Decoding Historic Details in Old Town Alexandria

Ever wondered why there are cast iron stars on buildings in Old Town Alexandria?  Or what the fire marks on our historic rowhouses mean? This weekend you can get a glimpse inside these old homes on the Alexandria Historic Homes & Garden Tour, featuring original interiors and spring flowers adorning walled gardens. But Old Town’s historic buildings are also fascinating from the outside! To help you decipher Old Town Alexandria architectural embellishments, here are the stories behind the stars, fire marks and more:

 

Fire Marks 

old-town-alexandria-historic-details-fire-makrsImage credit: BCF for Visit Alexandria

You can spot these fire marks or plaques on several Old Town homes, including on Fairfax Street near the Stabler-Leadbeater Apothecary Museum, where you’ll find three different designs featuring an eagle, a tree and a boy with a torch. Rumor has it that the fire marks indicated the homeowner had fire insurance and was eligible to have fires put out by the fire brigade. That is only partially true, however. According to NPR, fire marks were not a requirement for insured properties. They simply served as advertisements for the insurance companies and possibly to deter arson. (If you want to know more about these historic plaques, visit the Friendship Firehouse Museum in Old Town.)

 

Star Anchors

old-town-alexandria-historic-architecture-details-starsImage credit: Visit Alexandria

They may look purely decorative, but the metal stars—or star anchors—on homes throughout Old Town are actually the end pieces of wrought-iron bars that support the gable walls of masonry structures, holding the walls to the home interior and preventing them from buckling. Head to the corner of Pitt and Cameron streets to see a great example.

 

The Historic Alexandria Foundation Early Building Survey Plaques

old-town-alexandria-historic-details-building-survey-plaquesImage credit: BCF for Visit Alexandria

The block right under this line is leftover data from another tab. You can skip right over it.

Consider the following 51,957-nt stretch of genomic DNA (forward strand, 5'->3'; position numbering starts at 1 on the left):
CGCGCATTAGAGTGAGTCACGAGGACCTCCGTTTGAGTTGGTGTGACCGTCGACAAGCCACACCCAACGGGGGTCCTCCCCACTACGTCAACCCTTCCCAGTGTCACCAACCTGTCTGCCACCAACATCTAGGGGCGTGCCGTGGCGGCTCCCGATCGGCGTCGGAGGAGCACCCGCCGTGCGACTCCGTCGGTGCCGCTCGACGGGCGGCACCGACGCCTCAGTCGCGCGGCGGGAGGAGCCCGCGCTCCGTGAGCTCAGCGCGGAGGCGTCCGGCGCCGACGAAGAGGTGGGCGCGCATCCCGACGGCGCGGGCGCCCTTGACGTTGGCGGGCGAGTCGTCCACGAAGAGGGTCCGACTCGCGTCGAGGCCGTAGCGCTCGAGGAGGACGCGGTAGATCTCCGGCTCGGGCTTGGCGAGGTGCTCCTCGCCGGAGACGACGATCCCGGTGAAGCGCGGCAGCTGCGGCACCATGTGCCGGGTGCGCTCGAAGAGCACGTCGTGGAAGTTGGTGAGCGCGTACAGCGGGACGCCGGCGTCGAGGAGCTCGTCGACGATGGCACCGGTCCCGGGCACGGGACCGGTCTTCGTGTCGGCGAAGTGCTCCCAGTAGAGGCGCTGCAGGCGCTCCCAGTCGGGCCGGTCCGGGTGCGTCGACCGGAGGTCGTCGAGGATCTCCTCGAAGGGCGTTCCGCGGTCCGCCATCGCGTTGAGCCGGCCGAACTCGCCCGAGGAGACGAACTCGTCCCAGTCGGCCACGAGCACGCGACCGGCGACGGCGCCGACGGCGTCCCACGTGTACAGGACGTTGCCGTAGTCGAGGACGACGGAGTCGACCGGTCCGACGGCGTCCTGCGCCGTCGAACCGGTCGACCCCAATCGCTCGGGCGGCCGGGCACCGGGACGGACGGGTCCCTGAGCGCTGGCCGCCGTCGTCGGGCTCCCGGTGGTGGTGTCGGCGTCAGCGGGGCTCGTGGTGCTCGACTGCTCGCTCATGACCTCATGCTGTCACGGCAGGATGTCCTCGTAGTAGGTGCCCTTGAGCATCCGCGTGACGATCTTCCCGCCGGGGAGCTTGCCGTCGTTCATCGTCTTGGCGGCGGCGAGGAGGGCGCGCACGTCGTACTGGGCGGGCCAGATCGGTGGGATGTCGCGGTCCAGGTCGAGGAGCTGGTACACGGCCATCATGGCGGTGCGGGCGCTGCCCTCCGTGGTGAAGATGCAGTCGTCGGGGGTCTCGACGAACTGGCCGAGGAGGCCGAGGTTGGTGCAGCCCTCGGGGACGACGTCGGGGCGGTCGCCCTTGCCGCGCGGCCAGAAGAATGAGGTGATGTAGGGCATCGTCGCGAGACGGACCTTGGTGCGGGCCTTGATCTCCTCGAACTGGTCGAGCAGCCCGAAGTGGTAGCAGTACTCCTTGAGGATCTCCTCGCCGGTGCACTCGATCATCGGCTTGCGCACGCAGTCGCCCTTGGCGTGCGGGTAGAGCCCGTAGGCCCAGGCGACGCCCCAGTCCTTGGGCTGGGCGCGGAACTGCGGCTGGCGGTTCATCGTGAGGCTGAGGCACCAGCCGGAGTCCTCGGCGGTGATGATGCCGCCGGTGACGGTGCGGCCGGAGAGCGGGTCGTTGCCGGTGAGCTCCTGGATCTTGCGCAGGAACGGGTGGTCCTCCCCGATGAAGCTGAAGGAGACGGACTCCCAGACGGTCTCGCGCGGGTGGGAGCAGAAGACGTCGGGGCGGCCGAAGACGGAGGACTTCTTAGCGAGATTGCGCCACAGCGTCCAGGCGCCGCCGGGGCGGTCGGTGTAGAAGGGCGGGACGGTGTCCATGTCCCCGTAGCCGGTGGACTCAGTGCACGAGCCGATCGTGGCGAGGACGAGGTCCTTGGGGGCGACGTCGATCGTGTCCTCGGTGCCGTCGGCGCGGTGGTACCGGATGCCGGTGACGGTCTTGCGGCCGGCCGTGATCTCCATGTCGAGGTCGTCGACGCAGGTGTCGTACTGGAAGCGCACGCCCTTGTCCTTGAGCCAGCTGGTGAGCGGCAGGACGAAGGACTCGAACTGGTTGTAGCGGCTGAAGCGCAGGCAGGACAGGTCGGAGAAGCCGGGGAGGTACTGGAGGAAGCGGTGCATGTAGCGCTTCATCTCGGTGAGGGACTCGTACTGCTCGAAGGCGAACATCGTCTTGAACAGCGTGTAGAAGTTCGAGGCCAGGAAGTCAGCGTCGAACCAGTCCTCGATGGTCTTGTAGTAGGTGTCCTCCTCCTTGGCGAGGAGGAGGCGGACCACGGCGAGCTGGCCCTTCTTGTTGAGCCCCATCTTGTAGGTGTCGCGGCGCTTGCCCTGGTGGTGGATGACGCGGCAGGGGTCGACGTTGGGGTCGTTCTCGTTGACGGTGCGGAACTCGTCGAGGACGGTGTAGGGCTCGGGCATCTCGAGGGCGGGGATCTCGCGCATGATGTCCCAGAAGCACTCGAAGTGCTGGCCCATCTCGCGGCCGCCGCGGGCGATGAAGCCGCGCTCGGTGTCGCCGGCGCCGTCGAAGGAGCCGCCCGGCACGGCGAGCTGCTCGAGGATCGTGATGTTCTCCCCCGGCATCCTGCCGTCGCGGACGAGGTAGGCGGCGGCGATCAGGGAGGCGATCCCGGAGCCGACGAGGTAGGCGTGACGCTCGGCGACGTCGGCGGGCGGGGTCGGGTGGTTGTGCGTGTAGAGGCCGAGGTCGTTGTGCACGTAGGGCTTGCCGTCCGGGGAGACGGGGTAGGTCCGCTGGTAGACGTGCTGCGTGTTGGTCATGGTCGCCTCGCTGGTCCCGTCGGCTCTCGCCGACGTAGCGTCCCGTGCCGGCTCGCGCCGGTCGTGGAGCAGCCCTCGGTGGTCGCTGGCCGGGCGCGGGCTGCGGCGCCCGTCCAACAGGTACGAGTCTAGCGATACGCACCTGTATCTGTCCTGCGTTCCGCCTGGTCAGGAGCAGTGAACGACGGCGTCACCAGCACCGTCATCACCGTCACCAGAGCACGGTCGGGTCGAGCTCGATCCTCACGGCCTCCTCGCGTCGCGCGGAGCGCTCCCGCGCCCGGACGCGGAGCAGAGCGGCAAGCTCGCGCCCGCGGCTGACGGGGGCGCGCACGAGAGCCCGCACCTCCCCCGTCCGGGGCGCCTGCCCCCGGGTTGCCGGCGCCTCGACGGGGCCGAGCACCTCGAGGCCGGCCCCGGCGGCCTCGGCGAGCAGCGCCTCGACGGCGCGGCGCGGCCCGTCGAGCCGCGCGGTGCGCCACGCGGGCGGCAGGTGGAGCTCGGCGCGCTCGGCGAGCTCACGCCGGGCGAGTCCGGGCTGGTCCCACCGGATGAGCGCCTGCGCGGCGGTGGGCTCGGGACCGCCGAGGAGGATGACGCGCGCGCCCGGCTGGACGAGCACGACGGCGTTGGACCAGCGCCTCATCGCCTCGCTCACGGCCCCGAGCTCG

When the Historic Alexandria Foundation first started issuing these plaques in the 1970s, they were awarded to houses based on age alone. Today, the HAF awards these plaques to houses that are at least 100 years old and meet the HAF definition of “architectural integrity.” That may sound easy, but proving a house is at least 100 years old is no simple matter. To apply for the plaque, a homeowner must document the age of the house using a combination of records (like titles, tax records, wills, etc.). If a homeowner can prove the house is 100 years old or more, then an architect or architectural historian determines if it retains “architectural integrity,” e.g., true divided light windows, operating shutters, no artificial materials and a whole host of other details. Finally, if the house meets the standards, the homeowner pays a fee and receives the plaque.

 

The Pineapple Motif 

old-town-alexandria-historic-architecture-pineappleImage credit: Flickr user Heather         

Maybe you’ve picked up on the stone or metal pineapples adorning homes and gardens around Old Town, or even seen a real one atop the Port City Brewing Co. sign at the brewery. According to local historians, these imported fruits were rare and expensive for colonial families, so sharing a pineapple was a generous gesture of hospitality. Eventually the pineapple became a common symbol of hospitality in Virginia and elsewhere.

 

Gas Lamps 

old-town-alexandria-historic-details-gas-lamps-ben-finkImage credit: Ben Fink for Visit Alexandria

Old Town Alexandria retains many of its gas lamps, the remnants of the old 19th century gas lighting system. Eventually electric lighting replaced gas—a costly and often unsafe form of lighting—but the lamps themselves have become an Old Town Alexandria signature.

 

Decorative Door Knockers 

old-town-alexandria-historic-details-door-knockersImage credit: BCF for Visit Alexandria

From lions to eagles and (you guessed it) pineapples, you’ll find quite a few photo-worthy door knockers in Old Town. As a symbol of wealth in the city’s earlier days, the more ornate a door knocker, the more affluent the homeowner. Head to N. Royal Street off King Street to see some intricate examples.

 

Alexandria’s got all kinds of architectural ornamentation, from wrought iron to snow birds (used to keep snow from falling off a roof) and decorated weathervanes (like the one on the Friendship Firehouse). Next time you’re in Old Town, see how many you can spot!

 

To learn more about Old Town Alexandria architecture, click  here.

Thanks to Wellington Watts and his team of local history experts for their help with this blog post. 

Header image credit: BCF for Visit Alexandria